Makes about 12 pancakes.

(Heather) – Next up is Everyday with Rachael Ray which boasts 462 easy recipes, tips & deals. The magazine opens with a number of regular features and this month includes a section on beating the winter blahs. There are focus pages on cauliflower, coffee, slow cookers, supermarket traps. My favorite section of this magazine is the five-page Meet the Grains feature, introducing us to brown rice, millet, barley, farro, buckwheat, and quinoa. I hope to obtain most, if not all, of these grains and begin to incorporate them into our diet. (Perhaps you’ll read about the results on this blog!)

As always the magazine includes some great suggestions for 30-minute meals, as well as a section on classic dishes (think chicken noodle soup, chocolate cake, apple pie, lasagna). Recipes for Oscar night fill several pages and, wouldn’t you know, there’s a lengthy article on the nation’s best pizza and how to make it (do magazine editors consult each other?).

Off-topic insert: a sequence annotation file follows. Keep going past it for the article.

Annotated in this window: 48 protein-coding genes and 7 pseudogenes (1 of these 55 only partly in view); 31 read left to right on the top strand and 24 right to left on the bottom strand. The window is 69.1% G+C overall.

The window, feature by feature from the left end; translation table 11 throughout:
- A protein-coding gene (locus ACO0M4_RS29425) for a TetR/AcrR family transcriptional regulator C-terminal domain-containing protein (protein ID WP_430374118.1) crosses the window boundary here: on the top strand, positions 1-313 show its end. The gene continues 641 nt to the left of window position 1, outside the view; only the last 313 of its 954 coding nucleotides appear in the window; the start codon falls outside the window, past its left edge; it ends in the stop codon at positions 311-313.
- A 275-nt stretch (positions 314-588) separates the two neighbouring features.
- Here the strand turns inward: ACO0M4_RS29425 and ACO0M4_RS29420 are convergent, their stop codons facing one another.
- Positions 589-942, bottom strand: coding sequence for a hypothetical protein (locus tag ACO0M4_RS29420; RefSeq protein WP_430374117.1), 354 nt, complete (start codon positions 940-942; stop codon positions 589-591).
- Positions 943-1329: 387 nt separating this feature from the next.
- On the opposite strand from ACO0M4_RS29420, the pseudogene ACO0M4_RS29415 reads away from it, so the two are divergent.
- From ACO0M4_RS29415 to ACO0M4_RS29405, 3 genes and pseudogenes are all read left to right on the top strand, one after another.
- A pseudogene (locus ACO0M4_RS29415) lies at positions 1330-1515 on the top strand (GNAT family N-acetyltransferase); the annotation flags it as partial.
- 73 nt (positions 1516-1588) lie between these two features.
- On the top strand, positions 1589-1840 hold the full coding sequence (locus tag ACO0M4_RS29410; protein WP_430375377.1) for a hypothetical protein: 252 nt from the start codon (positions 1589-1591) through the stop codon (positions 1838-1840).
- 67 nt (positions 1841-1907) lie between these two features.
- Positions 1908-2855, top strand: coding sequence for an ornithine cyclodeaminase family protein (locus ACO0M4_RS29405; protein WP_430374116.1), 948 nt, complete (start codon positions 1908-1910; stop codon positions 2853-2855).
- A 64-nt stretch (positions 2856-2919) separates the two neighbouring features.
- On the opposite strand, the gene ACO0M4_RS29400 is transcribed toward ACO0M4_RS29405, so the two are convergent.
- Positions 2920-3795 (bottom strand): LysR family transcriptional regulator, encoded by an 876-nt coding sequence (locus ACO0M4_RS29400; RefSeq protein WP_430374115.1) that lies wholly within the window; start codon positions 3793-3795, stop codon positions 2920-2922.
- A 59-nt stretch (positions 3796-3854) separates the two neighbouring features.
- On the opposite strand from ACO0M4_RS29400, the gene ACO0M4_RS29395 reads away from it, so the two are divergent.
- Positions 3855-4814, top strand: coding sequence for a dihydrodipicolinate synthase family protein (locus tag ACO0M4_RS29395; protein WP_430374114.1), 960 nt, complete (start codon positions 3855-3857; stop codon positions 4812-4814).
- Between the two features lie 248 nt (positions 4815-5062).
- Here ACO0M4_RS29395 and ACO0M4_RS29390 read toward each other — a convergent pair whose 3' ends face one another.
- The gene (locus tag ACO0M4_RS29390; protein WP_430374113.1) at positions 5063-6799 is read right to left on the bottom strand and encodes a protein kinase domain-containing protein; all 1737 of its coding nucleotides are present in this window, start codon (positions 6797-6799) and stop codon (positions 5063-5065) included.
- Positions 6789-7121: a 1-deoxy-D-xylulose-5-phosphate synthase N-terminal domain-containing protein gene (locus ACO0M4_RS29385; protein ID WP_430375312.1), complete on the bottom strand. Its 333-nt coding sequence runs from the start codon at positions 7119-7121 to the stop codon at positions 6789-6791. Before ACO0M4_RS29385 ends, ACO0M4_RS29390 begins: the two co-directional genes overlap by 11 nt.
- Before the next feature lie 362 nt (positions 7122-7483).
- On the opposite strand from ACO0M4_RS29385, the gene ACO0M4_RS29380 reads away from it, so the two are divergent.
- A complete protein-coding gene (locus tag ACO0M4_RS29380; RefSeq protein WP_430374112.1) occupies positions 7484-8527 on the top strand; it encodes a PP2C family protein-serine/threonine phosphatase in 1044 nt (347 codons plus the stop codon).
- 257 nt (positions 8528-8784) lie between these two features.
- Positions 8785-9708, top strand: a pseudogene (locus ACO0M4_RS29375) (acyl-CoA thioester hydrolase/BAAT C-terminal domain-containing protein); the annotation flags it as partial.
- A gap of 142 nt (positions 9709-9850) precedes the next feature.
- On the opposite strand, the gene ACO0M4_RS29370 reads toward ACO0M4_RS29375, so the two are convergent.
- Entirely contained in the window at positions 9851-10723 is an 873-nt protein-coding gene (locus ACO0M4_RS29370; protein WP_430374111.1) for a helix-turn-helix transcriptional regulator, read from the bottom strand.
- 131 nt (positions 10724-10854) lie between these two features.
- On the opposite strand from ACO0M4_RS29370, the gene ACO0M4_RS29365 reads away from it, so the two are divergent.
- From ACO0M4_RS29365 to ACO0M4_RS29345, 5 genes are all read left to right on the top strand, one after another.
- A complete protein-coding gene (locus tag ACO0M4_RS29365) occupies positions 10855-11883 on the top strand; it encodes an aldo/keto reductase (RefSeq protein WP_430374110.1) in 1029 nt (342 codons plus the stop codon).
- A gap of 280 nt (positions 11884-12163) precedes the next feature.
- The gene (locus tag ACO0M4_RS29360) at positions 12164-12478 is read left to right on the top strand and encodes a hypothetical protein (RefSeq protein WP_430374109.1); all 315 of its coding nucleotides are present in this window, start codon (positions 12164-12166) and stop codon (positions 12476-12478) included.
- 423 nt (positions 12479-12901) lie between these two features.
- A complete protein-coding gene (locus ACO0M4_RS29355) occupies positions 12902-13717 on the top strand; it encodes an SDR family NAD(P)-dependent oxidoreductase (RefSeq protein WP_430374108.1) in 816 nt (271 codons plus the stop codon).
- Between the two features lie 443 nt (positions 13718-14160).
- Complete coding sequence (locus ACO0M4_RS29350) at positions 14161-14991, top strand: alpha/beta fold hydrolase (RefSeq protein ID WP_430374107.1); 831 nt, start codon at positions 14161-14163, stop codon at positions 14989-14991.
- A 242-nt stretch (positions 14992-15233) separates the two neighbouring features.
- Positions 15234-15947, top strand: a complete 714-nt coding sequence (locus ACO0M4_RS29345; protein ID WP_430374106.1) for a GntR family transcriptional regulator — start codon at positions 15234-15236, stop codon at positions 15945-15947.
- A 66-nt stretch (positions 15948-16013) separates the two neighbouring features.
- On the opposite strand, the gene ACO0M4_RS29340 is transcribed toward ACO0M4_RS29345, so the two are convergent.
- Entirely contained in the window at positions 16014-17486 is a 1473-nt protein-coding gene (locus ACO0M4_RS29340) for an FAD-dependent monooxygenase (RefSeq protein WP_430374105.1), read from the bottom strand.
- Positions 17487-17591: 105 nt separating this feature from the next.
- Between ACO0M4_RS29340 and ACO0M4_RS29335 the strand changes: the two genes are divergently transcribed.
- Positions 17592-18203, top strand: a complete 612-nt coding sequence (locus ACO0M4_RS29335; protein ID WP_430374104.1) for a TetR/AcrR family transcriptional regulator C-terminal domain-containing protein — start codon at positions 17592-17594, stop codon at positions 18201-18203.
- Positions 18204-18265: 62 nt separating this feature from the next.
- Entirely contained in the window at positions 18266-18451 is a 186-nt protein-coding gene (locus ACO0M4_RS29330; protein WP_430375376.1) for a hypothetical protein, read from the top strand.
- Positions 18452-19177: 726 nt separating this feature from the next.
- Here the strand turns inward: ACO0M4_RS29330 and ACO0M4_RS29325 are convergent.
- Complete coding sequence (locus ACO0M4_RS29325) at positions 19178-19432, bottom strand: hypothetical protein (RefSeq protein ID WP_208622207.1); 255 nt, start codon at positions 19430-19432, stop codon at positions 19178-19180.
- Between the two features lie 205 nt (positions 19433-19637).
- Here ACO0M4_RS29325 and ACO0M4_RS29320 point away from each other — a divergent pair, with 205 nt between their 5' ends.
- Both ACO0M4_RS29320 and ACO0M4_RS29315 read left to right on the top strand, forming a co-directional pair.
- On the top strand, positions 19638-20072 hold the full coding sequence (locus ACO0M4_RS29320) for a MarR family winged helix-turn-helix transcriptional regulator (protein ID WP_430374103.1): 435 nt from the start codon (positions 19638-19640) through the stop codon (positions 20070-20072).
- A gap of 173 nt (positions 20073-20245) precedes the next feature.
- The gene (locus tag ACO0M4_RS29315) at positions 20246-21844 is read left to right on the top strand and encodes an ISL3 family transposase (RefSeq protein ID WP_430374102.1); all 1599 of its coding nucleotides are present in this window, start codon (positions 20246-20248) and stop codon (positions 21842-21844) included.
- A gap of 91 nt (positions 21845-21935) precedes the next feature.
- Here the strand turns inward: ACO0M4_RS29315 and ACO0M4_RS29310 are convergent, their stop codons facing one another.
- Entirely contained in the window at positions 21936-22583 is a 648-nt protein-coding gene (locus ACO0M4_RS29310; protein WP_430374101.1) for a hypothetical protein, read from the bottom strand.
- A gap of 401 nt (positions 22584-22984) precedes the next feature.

I will mention that my biggest pick with this issue was from their Supermarket Traps article. The article actually encourages you to “save produce shopping for last; this will prevent overbuying.” Their argument being that produce has the highest profit margin and supermarket owners want you to buy a lot. In my opinion, fresh produce is what you should be filling the bulk of your cart with. The more fresh food we eat the more likely we are to have good health.

The Spaghetti Squash with Sausage and Greens from the $10 Dinners caught my attention. The recipe worked well and tasted great and one could even substitute regular pasta for the spaghetti squash.

SPAGHETTI SQUASH WITH SAUSAGE AND GREENS